For manufacturers, Chipotle and other restaurant brands that manage complex supply chains and shape raw materials into refined products are kindred spirits. They're makers all. We've also profiled regional growers and ranchers who shape the 'locavore' community and supply Chipotle and others, so the outcomes of local food artisans are always of interest.
Likewise, there are lessons to be learned when restaurant food brands flail, and for consumer manufacturers especially, Chipotle's crash to earth the past couple years offers two important takeaways.
Lesson one, complex supply chains break. Be prepared.
Chipotle's challenge in growing, packaging, transporting, preserving, and presenting food products have been well documented and from where I sit, there's no need in piling on. What they accomplish day to day, week to week, is hard. Other brands that have transformed entire industry sectors with vision and innovation can relate. Failing at complex operations is inevitable. Chipotle's supply chain was bound to crash at some point. Their recovery has been admirable.
But at the center of Chipotle's current woes may be a more fundamental fail. As a long time customer and fan, I've lost the deep connection I once had with the Chipotle brand, and suspect others have as well. And until someone inside the company tells the truth, attempts to rescue the brand with Band-Aids like 'queso' will fail.
I was an early Chipotle customer and ate often at the chain's first location on Evans Avenue near the campus of University of Denver. More accurately, I overate. The trademark burritos were stuffed to the point that their makers would often struggle to wrap the conglomeration into a single tortilla. (Watch Sebastian Maniscalco’s hilarious take on Chipotle’s burrito makers.)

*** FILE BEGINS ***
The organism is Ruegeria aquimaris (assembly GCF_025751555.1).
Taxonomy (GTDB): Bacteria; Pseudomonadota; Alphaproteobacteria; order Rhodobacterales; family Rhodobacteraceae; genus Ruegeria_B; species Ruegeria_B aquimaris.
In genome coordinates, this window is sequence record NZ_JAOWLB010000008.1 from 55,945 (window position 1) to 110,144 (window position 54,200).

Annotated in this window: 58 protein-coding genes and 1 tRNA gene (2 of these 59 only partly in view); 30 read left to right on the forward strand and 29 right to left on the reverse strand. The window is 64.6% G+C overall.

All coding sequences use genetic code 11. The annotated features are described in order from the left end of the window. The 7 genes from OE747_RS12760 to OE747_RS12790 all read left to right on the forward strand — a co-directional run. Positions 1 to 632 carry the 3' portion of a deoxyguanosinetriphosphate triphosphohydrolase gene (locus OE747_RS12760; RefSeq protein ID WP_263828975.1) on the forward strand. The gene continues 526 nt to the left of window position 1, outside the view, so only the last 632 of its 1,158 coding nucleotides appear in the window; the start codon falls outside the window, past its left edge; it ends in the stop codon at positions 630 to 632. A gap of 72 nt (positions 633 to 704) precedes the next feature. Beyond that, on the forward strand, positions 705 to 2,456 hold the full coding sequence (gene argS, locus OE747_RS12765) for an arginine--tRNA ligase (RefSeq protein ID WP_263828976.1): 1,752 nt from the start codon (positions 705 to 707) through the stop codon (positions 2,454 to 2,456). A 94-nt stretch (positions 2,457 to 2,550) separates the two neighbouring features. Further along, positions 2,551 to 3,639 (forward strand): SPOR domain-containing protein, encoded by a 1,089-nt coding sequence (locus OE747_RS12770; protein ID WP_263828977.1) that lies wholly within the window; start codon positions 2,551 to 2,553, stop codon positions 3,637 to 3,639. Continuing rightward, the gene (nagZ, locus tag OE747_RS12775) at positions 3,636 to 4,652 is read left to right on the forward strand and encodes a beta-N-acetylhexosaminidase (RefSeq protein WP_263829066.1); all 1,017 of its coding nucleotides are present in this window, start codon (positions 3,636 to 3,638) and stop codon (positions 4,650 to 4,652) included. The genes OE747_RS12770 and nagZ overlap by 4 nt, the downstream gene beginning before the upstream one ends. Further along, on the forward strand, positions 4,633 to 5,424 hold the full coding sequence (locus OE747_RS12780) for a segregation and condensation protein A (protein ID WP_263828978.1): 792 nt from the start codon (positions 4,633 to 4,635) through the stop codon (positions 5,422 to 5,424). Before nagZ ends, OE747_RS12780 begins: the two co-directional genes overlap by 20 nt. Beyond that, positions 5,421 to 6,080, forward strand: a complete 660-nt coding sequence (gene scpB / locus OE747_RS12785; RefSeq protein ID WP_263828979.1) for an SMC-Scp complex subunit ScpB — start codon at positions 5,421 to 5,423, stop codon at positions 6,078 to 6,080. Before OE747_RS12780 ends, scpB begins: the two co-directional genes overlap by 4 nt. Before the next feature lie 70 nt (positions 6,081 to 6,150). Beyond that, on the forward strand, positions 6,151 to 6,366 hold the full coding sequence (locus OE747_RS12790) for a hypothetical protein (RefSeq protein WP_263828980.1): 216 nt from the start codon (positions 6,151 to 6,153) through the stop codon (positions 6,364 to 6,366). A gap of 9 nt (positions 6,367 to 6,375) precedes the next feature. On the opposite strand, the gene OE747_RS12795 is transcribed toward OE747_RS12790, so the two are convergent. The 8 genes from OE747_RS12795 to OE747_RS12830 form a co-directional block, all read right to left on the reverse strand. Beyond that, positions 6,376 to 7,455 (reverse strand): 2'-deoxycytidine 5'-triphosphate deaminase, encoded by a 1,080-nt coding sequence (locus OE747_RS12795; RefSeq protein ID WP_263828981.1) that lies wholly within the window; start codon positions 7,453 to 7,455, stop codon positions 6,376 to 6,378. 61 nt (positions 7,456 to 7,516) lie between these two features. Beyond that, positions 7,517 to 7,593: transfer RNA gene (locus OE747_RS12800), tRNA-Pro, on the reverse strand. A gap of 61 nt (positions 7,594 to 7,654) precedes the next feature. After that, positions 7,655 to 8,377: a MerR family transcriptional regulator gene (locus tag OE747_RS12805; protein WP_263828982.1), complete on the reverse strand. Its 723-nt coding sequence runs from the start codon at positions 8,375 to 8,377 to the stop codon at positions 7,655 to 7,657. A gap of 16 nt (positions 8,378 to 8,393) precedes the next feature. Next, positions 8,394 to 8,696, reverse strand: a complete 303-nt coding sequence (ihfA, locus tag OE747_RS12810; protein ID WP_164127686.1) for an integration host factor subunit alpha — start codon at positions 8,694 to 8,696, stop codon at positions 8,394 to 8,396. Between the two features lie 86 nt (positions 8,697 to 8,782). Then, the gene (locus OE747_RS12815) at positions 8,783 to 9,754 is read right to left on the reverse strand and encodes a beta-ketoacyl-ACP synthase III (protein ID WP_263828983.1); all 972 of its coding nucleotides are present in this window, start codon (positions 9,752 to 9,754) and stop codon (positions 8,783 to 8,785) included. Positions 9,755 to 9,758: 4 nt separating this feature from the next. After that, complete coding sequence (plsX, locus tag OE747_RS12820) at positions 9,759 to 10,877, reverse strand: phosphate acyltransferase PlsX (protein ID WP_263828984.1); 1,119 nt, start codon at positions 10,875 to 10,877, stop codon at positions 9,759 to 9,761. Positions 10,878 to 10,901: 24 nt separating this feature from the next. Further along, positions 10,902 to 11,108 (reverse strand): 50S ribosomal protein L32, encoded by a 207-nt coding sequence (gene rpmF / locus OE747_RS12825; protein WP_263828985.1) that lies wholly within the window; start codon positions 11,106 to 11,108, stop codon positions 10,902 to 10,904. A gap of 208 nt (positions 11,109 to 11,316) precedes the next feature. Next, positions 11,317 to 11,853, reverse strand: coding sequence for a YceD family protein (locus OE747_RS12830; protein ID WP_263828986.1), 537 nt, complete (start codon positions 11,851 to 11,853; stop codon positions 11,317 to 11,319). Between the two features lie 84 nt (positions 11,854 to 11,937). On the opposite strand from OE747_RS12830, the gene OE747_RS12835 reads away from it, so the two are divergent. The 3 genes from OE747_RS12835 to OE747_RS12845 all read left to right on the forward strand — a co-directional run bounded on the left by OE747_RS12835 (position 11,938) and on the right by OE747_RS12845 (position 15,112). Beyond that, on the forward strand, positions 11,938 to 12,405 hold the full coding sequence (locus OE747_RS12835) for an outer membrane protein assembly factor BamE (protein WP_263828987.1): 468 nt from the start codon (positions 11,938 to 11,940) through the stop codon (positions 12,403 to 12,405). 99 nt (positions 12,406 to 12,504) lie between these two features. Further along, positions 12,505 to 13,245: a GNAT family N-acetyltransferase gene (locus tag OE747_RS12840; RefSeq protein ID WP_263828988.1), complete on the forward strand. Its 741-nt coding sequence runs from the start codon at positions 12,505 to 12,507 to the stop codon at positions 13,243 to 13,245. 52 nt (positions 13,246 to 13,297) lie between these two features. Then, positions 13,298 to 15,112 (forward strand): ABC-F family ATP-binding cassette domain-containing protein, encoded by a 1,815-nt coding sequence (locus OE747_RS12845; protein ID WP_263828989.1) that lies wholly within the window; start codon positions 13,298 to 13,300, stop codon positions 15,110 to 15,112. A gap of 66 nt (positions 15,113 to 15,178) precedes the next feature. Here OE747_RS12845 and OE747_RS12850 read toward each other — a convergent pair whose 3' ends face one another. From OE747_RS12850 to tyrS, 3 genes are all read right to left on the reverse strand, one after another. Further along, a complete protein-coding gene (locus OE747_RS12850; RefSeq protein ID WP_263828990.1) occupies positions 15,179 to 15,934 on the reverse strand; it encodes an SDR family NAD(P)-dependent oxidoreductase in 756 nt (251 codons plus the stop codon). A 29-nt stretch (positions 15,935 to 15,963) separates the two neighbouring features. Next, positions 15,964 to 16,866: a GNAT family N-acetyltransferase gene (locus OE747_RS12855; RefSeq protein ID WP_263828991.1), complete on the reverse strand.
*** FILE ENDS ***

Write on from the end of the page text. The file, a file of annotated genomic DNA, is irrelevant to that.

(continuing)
I still eat at Chipotle, a couple times a month. I like the food, but today my visits often come with a side of irritation. The company's burrito artisans spoon about four ounces of chicken or steak or whatever over rice or beans. I had to know so I asked. Gone is the visceral delight of being served a three-pound burrito that often doubled as lunch and dinner. Of standing in line for 15 or 20 minutes with like-minded schlumps, all giddy that the eight bucks about to be spent was true value.
Chipotle was not only a culinary delight, novel and innovative and massive, it was an over-the-top deal. And we came back, wide-eyed and ready for more. Today an algorithm dictates that a few ounces of organic pork, served in a jillion burritos, will sustain growth and the stock price.
All fine, except that the company has walked away from a its core brand appeal. When I visit the restaurant now, an accountant serves up my burrito bowl. The food's still good. The experience, the satisfaction, gone. Is it a surprise the stock price has crashed -- down 60 percent the past year? Not to me. It's just a business now. I wonder if today it's just a business to Steve Ells and his lieutenants.
Lesson two: Keep your promises. If divesting a share of your company or going public obscures or buries the values that attracted a legion of customers to your brand, you're toast.
Served with a side of queso.
Bart Taylor is publisher of CompanyWeek. Reach him at email@example.com.